The roundtable is an opportunity to network, share market successes and challenges, gain skills at break-out workshops, and build relationships with other markets in your area.

The Upper Valley Farmers’ Market Collaborative will convene to talk about POP Clubs, Friend of the Market card program, the cooking demo pilot projects, and plan for future projects.

September Market-Fresh Cooking Demos

Love to shop at the farmers’ market, and want to learn a new tip or recipe for cooking with all the great produce that is available this month?

Join local chef Holly Pierce for weekly cooking demos at the Hanover and Greater Falls Farmers’ Markets during the month of September!

Shop with Holly as she visits the market vendors to select ingredients from the bounty of local food available this time of year.  Then watch her create a dish that you get to sample. She’ll share the recipe as she goes and have other recipes to share that highlight enjoying the abundance of the Upper Valley late summer harvest!

Wednesdays at the Hanover Area Farmers’ Market from 3-6 pm
September 5, 12, 19, 26

Fridays in Bellows Falls at the Greater Falls Farmers’ Market from 3-7 pm
September 7, 14, 21, 28

  

Strengthening Farmers’ Markets

An exciting project for the  Upper Valley Farmers’ Market Collaborative is helping markets identify areas to improve or strengthen. A market might decide to improve sales, customer traffic, vendor recruitment, governance structure, or other priorities,  developing a plan to address the issue or reach the goal. One tool we are using to help markets prioritize their goals is market assessments. Market assessments can come in many forms depending on what you want to measure/track, and this summer we are working with the Royalton, Newport, and Claremont markets to measure customer visitation and the markets’ impact on the local economy.

On July 20 I spent the afternoon at the Newport Farmers’ Market working with Richard Scheuer, the market manager, and six volunteers to perform just this type of assessment. The day was perfect (sunny and 80 degrees) and the volunteers were eager to help the market. Counting customers sounds like and easy task, but many markets are in open locations with many entrances making counting everyone a challenge. Survey tape to block off all but a couple entrances, signage, and notifying vendors and customers what is going solved this problem. With clickers in hand, four volunteers counted every adult entering the market- there were 386!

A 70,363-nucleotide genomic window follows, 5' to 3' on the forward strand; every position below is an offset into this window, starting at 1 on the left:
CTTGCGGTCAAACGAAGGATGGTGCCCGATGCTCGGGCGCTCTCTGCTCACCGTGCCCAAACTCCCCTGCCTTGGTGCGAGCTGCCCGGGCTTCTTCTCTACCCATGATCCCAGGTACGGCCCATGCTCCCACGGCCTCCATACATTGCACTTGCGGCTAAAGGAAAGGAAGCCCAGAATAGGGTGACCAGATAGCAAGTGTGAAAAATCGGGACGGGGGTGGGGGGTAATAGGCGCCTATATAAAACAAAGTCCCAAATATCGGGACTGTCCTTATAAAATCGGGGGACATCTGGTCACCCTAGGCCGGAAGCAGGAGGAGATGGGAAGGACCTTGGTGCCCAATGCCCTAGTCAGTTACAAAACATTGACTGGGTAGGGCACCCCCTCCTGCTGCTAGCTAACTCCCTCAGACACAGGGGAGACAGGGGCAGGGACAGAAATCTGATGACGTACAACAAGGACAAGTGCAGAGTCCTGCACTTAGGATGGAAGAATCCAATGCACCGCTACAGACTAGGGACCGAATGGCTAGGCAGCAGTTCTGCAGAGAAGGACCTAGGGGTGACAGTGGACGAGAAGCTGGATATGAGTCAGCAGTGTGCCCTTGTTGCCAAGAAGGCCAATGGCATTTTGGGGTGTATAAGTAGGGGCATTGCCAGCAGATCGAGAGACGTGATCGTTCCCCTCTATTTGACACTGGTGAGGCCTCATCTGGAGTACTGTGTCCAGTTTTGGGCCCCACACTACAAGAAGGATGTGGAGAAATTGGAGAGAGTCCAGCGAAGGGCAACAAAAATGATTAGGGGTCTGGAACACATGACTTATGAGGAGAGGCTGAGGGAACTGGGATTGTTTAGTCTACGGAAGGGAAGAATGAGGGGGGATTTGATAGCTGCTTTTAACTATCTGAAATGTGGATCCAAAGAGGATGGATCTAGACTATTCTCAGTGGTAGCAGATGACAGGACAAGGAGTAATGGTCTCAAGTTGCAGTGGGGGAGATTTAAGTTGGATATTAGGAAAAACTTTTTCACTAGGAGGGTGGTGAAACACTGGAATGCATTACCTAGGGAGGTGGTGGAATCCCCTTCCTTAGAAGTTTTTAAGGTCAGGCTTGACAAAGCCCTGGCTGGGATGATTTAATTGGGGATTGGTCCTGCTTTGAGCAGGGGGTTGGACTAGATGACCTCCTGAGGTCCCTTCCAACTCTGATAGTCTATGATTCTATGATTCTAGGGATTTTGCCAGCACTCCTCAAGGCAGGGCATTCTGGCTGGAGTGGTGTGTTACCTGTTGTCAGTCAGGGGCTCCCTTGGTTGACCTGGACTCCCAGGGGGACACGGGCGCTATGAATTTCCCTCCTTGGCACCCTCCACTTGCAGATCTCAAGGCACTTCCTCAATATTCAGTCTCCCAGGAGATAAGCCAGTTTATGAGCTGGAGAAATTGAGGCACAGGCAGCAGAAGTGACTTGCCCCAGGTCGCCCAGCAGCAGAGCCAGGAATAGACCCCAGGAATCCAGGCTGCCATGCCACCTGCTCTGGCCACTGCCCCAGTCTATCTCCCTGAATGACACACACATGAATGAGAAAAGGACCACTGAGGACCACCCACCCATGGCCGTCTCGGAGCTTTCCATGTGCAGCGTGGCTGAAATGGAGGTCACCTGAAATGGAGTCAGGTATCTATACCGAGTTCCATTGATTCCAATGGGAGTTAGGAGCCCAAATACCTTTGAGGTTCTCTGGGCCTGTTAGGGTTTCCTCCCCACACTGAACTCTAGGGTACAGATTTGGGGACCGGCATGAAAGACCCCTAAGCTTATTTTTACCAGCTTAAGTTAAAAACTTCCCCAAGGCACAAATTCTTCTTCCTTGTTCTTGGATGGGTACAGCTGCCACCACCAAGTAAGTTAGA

Polling or surveying customers as they finished shopping was the other part of the Newport assessment. The eight-question poll asked about market shopping habits, amount spent at the market, and zip code, along with a few other qualitative questions.

newport-farmers-market-logo

I’m still compiling the results, and when I do, a report will be shared with the  Newport Farmers’ Market. This data will inform the decisions/actions the market makes – which is the goal of assessments. This data will also provide a baseline. Strengthening markets means knowing where they’re at now (baseline), where they want to go (goal), and measuring to see if they are moving toward their goals.  So, we’ll be back at Newport next year and beyond performing a similar market assessment to track the progress as they work to improve the overall market and sales for the vendors.

We’ll be at the Claremont Farmers’ Market Saturday September 8 from 9am – 1 pm counting customers and asking them about their market experience – hope to see you there!